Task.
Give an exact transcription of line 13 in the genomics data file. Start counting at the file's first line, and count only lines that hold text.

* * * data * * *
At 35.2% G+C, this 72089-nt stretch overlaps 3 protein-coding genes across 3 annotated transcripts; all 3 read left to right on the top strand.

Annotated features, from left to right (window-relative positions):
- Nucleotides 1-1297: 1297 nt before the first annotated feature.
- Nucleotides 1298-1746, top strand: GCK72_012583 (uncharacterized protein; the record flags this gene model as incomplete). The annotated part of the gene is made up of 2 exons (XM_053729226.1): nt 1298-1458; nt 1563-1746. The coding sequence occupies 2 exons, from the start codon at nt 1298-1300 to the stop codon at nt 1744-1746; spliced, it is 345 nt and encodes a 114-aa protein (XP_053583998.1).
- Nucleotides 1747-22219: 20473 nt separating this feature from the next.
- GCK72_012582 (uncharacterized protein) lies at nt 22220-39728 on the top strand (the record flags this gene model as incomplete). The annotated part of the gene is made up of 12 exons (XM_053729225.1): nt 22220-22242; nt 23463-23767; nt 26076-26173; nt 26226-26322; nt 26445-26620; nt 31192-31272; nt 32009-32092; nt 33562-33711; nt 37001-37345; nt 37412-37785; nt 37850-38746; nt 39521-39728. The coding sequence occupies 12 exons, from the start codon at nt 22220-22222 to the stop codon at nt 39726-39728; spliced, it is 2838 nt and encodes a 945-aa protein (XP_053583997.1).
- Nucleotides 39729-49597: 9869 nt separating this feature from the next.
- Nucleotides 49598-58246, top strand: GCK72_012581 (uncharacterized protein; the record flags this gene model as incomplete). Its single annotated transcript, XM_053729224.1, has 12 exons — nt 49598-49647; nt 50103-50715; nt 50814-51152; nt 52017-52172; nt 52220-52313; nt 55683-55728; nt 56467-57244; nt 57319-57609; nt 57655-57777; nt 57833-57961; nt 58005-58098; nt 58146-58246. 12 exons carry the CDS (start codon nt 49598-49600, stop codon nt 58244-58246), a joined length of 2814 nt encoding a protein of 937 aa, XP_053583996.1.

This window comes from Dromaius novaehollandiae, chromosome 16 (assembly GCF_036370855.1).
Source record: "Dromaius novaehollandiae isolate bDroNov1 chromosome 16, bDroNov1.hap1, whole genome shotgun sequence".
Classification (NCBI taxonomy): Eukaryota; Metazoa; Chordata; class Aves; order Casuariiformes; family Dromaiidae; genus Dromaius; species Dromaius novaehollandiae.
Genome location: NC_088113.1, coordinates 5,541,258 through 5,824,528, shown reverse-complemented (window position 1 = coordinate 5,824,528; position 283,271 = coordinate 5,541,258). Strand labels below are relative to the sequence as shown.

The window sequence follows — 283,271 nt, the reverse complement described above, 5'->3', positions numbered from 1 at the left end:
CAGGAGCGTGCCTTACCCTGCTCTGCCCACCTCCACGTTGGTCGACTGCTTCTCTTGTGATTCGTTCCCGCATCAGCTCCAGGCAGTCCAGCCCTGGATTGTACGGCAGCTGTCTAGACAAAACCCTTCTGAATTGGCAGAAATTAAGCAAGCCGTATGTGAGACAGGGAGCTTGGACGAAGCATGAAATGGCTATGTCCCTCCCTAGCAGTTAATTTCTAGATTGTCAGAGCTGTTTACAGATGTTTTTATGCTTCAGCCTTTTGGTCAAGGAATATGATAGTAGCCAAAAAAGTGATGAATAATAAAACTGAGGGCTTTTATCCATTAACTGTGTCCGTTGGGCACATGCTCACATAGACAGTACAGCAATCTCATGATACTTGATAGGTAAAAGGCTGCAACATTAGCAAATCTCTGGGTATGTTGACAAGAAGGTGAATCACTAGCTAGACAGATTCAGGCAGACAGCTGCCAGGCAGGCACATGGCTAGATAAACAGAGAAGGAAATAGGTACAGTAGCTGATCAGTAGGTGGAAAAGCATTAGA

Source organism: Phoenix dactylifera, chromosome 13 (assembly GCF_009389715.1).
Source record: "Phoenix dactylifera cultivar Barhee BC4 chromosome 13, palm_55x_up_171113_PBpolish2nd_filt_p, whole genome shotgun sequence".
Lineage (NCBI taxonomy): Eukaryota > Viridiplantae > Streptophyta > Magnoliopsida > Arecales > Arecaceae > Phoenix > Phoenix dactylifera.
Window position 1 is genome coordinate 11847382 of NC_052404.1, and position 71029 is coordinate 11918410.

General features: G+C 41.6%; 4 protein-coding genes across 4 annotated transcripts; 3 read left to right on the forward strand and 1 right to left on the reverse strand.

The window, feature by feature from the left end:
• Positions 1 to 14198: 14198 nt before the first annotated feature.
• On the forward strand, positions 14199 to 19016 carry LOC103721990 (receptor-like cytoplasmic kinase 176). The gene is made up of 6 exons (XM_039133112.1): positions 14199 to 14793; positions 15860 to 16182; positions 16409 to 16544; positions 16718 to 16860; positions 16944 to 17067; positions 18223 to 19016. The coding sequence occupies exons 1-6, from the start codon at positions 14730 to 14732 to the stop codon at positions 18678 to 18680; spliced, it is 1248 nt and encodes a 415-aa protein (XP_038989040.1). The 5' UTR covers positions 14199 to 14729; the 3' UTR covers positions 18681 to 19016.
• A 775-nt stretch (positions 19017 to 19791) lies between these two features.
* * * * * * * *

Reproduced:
The window sequence follows — 283,271 nt, the reverse complement described above, 5'->3', positions numbered from 1 at the left end: